If Werks reads this--Was there any Power clutches made of steel?

Thanks


Bill M.
That's sound right, green lightest and silver heaviest.

I've found I use the green and gold the most, they do last a while though before need to be replaced.
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Old 05-05-2014, 11:04 PM
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Yes the green is the way to go. I've never ran either of the other springs.
On my setup I had the adjuster nut nearly all the way out. Maybe 3 turns. That spring was enough to give me all the adjustment I ever needed. That spring should give you the engagement capability of today's new clutches plus more. There is A LOT of adjustability in that clutch. I couldn't see anyone in offroad using the silver or gold. I guess its preference though.

As far as I know werks never made a steel version of that clutch. If they had I would have had one because that aluminum got nicked really easy. On one of flywheels It got so nicked up on the edge I was having a hard time starting it on my jump box. The edge was almost completely smooth from the grooves rubbing off. The box wheel would just slip.

Oh yeah another problem I had with those clutches were the pins coming loose. Remember, those things ate aluminum and soft. But, I've had mine for years so it could have been just wear and tear. Back then I was racing every single weekend.
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Old 05-05-2014, 11:39 PM
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Can I ask why you decided to seek out a clutch that has been discontinued for so long? I'm genuinely curious as to why you could not find a suitable clutch that is still in production.
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Old 05-07-2014, 05:40 PM
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First off, I don't believe something is better simply because it is newer, or more
recent. Sometimes the best products simply don't sell.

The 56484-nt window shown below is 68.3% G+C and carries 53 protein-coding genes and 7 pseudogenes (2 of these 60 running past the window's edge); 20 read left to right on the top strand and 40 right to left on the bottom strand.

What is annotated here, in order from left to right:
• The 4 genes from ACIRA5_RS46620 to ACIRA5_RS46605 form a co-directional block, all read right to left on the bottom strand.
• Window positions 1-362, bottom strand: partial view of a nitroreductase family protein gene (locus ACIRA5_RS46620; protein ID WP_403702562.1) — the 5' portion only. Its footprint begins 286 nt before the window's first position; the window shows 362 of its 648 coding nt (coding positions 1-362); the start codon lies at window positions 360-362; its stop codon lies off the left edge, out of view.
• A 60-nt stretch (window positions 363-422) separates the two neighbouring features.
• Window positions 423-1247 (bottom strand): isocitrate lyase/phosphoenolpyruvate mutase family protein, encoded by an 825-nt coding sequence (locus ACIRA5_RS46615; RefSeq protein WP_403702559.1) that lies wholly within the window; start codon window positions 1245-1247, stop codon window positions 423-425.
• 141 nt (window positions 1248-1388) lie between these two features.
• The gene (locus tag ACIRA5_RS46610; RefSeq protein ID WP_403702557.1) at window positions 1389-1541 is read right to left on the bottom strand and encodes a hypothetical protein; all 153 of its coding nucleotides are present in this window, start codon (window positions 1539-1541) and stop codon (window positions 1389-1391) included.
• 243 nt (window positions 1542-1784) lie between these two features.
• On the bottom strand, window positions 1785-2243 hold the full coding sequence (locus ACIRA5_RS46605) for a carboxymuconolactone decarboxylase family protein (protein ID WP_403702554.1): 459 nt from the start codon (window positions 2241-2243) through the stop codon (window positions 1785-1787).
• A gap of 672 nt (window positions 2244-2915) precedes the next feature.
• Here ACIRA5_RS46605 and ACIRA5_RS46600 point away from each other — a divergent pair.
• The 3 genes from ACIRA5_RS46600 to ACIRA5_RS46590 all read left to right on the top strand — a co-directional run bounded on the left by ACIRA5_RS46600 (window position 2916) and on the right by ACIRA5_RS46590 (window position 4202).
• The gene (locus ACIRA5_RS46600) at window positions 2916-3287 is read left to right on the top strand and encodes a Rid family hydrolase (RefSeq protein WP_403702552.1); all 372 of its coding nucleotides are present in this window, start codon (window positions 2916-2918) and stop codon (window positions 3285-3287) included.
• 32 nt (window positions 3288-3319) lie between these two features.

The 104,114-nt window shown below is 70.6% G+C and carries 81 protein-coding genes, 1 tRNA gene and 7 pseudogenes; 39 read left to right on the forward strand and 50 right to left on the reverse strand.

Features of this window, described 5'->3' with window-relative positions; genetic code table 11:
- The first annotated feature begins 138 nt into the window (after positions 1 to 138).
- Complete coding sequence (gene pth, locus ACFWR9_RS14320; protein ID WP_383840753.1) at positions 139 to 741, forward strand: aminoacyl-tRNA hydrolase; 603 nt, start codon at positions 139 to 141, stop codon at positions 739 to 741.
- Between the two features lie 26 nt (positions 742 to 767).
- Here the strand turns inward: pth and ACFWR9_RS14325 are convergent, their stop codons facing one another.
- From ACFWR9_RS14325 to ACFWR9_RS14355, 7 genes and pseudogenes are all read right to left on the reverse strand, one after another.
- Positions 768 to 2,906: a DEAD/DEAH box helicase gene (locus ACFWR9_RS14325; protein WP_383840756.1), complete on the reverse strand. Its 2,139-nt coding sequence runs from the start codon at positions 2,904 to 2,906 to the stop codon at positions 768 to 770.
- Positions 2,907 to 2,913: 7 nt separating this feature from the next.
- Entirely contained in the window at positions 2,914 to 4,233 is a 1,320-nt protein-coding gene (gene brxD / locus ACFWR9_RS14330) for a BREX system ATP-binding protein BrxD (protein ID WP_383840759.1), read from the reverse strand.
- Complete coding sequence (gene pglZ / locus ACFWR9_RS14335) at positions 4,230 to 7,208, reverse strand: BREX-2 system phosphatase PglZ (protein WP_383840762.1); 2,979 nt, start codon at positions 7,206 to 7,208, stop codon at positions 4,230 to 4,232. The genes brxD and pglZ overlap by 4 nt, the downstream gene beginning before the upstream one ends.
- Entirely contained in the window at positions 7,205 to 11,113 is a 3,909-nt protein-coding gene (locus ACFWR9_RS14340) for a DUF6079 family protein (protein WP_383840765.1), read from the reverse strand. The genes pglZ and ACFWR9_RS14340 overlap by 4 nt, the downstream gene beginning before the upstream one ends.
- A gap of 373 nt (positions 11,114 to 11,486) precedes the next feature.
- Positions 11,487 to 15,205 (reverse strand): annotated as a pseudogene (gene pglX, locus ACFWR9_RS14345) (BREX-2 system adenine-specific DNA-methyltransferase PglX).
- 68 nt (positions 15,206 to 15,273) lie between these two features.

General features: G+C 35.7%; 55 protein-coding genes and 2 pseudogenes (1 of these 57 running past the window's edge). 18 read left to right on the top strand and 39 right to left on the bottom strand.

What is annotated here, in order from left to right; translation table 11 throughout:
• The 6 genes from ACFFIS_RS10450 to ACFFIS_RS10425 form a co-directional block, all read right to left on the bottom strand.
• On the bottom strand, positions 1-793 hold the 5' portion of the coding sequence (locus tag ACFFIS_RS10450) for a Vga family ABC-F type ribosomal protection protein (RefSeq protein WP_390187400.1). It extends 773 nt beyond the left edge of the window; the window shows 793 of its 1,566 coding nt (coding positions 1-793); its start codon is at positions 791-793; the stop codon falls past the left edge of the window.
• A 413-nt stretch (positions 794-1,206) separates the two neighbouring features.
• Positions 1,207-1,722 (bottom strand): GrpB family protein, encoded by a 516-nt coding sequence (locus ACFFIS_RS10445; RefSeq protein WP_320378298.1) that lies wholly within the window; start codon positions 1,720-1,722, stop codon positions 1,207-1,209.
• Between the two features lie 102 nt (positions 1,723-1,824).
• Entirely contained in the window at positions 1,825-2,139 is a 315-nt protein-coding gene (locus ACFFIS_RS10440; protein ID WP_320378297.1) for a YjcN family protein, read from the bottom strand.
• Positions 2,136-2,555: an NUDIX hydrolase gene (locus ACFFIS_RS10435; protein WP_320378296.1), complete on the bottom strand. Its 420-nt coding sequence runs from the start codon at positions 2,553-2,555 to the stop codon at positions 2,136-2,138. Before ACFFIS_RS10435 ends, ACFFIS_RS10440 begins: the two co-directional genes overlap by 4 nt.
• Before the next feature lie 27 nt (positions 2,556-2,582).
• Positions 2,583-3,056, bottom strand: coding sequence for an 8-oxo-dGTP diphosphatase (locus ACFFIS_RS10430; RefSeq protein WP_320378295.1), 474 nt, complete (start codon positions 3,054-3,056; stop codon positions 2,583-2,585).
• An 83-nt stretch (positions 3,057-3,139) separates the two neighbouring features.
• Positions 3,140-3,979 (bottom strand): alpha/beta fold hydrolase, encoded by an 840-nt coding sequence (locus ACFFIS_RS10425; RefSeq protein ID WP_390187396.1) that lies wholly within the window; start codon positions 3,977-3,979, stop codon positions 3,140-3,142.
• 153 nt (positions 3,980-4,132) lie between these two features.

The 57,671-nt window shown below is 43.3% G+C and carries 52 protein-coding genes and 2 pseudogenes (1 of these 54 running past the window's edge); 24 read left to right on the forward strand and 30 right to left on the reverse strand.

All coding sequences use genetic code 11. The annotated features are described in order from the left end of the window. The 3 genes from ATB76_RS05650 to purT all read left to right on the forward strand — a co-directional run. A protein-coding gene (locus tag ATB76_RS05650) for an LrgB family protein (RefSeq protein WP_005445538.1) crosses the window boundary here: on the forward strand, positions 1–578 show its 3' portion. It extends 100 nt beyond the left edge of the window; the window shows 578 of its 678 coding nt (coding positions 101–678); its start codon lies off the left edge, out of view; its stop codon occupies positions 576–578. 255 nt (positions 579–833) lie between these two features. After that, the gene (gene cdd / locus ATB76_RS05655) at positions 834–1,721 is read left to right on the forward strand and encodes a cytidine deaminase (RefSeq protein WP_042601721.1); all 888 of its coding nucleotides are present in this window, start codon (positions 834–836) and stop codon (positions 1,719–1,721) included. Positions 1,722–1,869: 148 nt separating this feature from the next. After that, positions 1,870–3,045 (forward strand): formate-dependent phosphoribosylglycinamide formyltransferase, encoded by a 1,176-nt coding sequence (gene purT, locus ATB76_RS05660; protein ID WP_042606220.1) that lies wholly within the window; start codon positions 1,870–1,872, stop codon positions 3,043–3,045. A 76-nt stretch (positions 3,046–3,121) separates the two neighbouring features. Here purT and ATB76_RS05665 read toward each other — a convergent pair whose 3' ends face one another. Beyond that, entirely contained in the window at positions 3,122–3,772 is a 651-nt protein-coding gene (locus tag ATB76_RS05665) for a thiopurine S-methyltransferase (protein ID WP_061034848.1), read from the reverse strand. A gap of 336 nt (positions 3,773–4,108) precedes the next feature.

Second, I like the concept, and the obvious adjustability of the clutch. Only the Buku
clutch seems to be somewhat adjustable. Another reason is the shoes, they are not
aluminum, they appear to have more surface area, and they could be mixed like some
other clutches.

The lack of an aluminum shoe is also appealing because aluminum shoes can gall to the
clutch bell and potentially reduce the grip. Again, only the Buku clutch seems to come
close.

I am not worried about weight, I would buy one made of steel if I could. I see to many
people having trouble with too much wheel spin. My motto is Make as much HP as
possible, and gear it right. Similar to my signature, if you are accelerating slow, that is
rpm, not HP. Seems like a conflict of interest to purchase a light clutch or worry about
the weight of your crankshaft and then use thick silicone in 2 of the 3 diffs.

I have several engines to test, and I want a clutch capable of significantly different
configurations. I am planing on making a data acquisition system capable of recording
clutch engagement, and many other tasks...maybe we should do it as a open project
on these forums?


Bill M

Last edited by wmazz; 05-07-2014 at 05:53 PM.
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Old 05-07-2014, 05:49 PM
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Understood. Thanks for explaining. I hope you find it to your liking.